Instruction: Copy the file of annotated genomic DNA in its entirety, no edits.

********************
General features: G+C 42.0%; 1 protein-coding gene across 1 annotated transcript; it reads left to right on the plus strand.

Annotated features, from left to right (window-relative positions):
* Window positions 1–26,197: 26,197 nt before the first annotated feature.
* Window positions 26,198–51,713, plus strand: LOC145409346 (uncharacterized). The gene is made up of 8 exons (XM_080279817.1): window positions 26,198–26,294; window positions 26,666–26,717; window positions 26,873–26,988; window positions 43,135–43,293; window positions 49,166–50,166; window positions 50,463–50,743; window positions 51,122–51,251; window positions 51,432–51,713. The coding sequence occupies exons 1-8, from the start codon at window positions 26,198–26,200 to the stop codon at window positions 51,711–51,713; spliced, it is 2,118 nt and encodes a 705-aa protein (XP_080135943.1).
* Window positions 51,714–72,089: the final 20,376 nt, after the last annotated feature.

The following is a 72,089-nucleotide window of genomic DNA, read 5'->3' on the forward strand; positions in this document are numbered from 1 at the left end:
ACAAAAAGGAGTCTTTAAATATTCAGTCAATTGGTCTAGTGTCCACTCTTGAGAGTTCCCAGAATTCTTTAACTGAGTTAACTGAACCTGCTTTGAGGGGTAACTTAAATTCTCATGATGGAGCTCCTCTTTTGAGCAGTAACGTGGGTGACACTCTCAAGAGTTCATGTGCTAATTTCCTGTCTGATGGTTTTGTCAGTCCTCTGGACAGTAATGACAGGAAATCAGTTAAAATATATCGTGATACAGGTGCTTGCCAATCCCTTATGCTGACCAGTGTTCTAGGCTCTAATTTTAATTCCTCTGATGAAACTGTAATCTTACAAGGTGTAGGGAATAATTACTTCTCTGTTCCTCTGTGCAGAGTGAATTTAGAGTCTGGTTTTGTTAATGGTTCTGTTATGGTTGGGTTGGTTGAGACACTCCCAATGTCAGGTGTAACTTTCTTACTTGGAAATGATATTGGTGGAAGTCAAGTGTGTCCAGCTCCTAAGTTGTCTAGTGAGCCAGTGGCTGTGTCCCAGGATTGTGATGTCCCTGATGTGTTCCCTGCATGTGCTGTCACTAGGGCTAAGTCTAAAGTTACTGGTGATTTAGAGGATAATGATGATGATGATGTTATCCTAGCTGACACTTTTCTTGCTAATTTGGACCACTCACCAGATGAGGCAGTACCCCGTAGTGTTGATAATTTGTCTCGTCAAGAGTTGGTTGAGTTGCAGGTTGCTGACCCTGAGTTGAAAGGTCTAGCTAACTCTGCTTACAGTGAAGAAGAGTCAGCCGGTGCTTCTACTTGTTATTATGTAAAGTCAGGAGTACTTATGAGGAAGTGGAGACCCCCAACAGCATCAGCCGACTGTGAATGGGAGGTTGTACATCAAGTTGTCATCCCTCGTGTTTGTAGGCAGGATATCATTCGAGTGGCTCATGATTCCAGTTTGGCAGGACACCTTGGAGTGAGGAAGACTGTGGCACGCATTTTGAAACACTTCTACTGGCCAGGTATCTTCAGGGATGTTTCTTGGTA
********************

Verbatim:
General features: G+C 42.0%; 1 protein-coding gene across 1 annotated transcript; it reads left to right on the plus strand.

Annotated features, from left to right (window-relative positions):
* Window positions 1–26,197: 26,197 nt before the first annotated feature.
* Window positions 26,198–51,713, plus strand: LOC145409346 (uncharacterized). The gene is made up of 8 exons (XM_080279817.1): window positions 26,198–26,294; window positions 26,666–26,717; window positions 26,873–26,988; window positions 43,135–43,293; window positions 49,166–50,166; window positions 50,463–50,743; window positions 51,122–51,251; window positions 51,432–51,713. The coding sequence occupies exons 1-8, from the start codon at window positions 26,198–26,200 to the stop codon at window positions 51,711–51,713; spliced, it is 2,118 nt and encodes a 705-aa protein (XP_080135943.1).
* Window positions 51,714–72,089: the final 20,376 nt, after the last annotated feature.

The following is a 72,089-nucleotide window of genomic DNA, read 5'->3' on the forward strand; positions in this document are numbered from 1 at the left end:
ACAAAAAGGAGTCTTTAAATATTCAGTCAATTGGTCTAGTGTCCACTCTTGAGAGTTCCCAGAATTCTTTAACTGAGTTAACTGAACCTGCTTTGAGGGGTAACTTAAATTCTCATGATGGAGCTCCTCTTTTGAGCAGTAACGTGGGTGACACTCTCAAGAGTTCATGTGCTAATTTCCTGTCTGATGGTTTTGTCAGTCCTCTGGACAGTAATGACAGGAAATCAGTTAAAATATATCGTGATACAGGTGCTTGCCAATCCCTTATGCTGACCAGTGTTCTAGGCTCTAATTTTAATTCCTCTGATGAAACTGTAATCTTACAAGGTGTAGGGAATAATTACTTCTCTGTTCCTCTGTGCAGAGTGAATTTAGAGTCTGGTTTTGTTAATGGTTCTGTTATGGTTGGGTTGGTTGAGACACTCCCAATGTCAGGTGTAACTTTCTTACTTGGAAATGATATTGGTGGAAGTCAAGTGTGTCCAGCTCCTAAGTTGTCTAGTGAGCCAGTGGCTGTGTCCCAGGATTGTGATGTCCCTGATGTGTTCCCTGCATGTGCTGTCACTAGGGCTAAGTCTAAAGTTACTGGTGATTTAGAGGATAATGATGATGATGATGTTATCCTAGCTGACACTTTTCTTGCTAATTTGGACCACTCACCAGATGAGGCAGTACCCCGTAGTGTTGATAATTTGTCTCGTCAAGAGTTGGTTGAGTTGCAGGTTGCTGACCCTGAGTTGAAAGGTCTAGCTAACTCTGCTTACAGTGAAGAAGAGTCAGCCGGTGCTTCTACTTGTTATTATGTAAAGTCAGGAGTACTTATGAGGAAGTGGAGACCCCCAACAGCATCAGCCGACTGTGAATGGGAGGTTGTACATCAAGTTGTCATCCCTCGTGTTTGTAGGCAGGATATCATTCGAGTGGCTCATGATTCCAGTTTGGCAGGACACCTTGGAGTGAGGAAGACTGTGGCACGCATTTTGAAACACTTCTACTGGCCAGGTATCTTCAGGGATGTTTCTTGGTA